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Physiology and pathology of calcium and magnesium transport 

Physiology and pathology of calcium and magnesium transport
Chapter:
Physiology and pathology of calcium and magnesium transport
Author(s):

Yoshiro Suzuki

, Marc Bürzle

, and Matthias A. Hediger

DOI:
10.1093/med/9780199559176.003.022
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date: 07 August 2020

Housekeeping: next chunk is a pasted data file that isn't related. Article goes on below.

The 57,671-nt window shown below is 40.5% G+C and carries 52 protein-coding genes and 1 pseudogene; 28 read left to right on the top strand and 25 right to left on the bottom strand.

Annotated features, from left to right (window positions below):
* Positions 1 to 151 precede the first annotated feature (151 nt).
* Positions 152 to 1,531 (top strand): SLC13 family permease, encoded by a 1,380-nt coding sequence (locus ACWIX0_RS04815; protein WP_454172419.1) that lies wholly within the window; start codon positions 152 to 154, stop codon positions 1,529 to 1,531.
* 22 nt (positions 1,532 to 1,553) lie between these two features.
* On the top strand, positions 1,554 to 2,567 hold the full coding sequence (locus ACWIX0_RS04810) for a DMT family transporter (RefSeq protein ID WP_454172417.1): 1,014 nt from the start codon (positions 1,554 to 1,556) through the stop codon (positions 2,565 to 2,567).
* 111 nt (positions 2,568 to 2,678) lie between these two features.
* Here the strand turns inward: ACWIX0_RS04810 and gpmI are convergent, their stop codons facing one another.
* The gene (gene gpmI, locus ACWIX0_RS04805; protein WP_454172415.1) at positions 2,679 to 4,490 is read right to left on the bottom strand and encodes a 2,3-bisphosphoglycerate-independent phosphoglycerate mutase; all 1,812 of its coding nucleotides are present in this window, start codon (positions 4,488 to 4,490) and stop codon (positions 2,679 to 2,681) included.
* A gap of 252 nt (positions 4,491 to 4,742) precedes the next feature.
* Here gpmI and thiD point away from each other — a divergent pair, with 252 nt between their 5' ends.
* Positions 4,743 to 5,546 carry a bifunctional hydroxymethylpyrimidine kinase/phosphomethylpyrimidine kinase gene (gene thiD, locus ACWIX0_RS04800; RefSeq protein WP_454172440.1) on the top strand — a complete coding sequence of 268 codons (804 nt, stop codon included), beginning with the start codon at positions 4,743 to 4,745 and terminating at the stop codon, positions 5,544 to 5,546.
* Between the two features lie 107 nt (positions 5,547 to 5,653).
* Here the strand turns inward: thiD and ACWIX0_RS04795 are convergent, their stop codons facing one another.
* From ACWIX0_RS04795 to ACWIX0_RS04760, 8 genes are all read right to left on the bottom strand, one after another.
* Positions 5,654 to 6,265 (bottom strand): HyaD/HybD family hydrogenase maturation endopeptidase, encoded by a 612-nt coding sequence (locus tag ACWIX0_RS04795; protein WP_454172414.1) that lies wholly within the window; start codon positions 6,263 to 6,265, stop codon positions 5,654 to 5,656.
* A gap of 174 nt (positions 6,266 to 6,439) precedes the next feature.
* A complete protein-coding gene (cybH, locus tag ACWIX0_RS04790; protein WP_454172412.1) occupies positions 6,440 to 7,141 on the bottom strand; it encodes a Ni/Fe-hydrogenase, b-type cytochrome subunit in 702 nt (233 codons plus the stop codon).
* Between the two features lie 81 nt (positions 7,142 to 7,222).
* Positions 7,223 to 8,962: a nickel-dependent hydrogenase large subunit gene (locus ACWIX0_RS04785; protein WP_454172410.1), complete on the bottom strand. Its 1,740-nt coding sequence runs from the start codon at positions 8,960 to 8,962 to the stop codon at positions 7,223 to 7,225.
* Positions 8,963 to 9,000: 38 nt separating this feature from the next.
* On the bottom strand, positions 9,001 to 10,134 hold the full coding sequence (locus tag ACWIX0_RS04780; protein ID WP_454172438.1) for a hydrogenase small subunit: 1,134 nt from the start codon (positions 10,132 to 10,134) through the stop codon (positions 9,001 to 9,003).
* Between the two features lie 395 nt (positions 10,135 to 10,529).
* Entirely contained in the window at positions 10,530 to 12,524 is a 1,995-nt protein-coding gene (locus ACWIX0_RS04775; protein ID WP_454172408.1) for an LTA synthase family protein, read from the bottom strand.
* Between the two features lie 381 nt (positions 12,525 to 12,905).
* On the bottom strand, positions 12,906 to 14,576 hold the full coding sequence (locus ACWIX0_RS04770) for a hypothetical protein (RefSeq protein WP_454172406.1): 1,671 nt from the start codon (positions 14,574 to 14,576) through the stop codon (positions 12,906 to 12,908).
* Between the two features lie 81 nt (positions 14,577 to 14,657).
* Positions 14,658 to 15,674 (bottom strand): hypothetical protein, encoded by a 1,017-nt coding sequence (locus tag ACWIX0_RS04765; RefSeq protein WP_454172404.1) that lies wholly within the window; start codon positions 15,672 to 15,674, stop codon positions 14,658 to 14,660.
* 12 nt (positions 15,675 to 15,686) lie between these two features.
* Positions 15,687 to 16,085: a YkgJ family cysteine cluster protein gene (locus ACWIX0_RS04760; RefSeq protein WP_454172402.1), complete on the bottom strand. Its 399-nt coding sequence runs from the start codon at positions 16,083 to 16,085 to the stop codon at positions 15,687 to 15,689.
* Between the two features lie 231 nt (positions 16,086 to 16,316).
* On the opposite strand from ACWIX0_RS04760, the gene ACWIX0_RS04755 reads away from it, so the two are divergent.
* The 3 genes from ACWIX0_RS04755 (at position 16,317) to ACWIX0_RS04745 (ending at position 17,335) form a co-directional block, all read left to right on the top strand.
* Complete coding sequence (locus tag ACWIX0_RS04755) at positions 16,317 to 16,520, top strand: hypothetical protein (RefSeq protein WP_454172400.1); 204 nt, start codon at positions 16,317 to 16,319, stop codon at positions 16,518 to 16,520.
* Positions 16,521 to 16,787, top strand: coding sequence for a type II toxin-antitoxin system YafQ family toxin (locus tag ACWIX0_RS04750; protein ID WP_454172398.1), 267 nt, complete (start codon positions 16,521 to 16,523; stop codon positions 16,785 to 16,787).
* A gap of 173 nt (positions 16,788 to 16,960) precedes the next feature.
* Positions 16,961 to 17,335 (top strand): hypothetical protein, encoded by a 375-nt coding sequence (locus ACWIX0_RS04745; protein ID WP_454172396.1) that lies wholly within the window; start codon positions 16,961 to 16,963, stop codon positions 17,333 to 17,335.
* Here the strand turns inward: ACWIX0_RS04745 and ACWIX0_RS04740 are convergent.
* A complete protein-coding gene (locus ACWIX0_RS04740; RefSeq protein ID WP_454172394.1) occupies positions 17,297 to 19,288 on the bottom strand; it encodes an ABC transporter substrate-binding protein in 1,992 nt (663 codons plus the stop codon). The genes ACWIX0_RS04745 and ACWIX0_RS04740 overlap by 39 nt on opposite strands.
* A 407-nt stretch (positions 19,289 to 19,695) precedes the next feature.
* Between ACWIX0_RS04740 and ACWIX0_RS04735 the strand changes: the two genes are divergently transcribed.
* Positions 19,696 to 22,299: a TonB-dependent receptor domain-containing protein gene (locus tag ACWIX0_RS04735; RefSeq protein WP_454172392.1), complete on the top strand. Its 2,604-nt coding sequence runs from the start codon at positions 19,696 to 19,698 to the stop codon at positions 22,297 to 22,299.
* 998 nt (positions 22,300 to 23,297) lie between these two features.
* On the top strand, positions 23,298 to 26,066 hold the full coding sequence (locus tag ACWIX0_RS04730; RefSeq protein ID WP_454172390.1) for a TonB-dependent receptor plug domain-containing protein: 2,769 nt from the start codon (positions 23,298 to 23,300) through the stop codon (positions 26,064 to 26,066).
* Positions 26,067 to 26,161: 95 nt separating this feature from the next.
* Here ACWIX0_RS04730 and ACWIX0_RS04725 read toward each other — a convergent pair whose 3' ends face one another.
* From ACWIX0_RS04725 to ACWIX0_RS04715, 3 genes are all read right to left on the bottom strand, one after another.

Calcium (Ca2+) and magnesium (Mg2+) are essential for innumerous functions in the body. Therefore the total body calcium and magnesium levels are finely regulated by the co-ordination of intestinal absorption, renal reabsorption and bone metabolism. In the intestine and kidney (i.e. distal convoluted tubules), the transcellular pathway plays a key role in regulating the absorption of Ca2+ and Mg2+, and the apical entry channels (TRPV5/6 for calcium and TRPM6/7 for magnesium) are likely to be rate-limiting steps in this process. Both trpv5 and trpv6 knock-out mice exhibited calcium deficiency with decreased bone mineral density. Several mutations were found in the gene encoding TRPM6, as well as other genes (FXYD2, HNF1B, KCNA1, EGF) concerning the TRPM6-mediated transcellular Mg2+ reabsorption in patients with renal hypomagnesemia. These findings strongly suggest that the above mentioned apical entry channels are involved in total body calcium or magnesium homeostasis.

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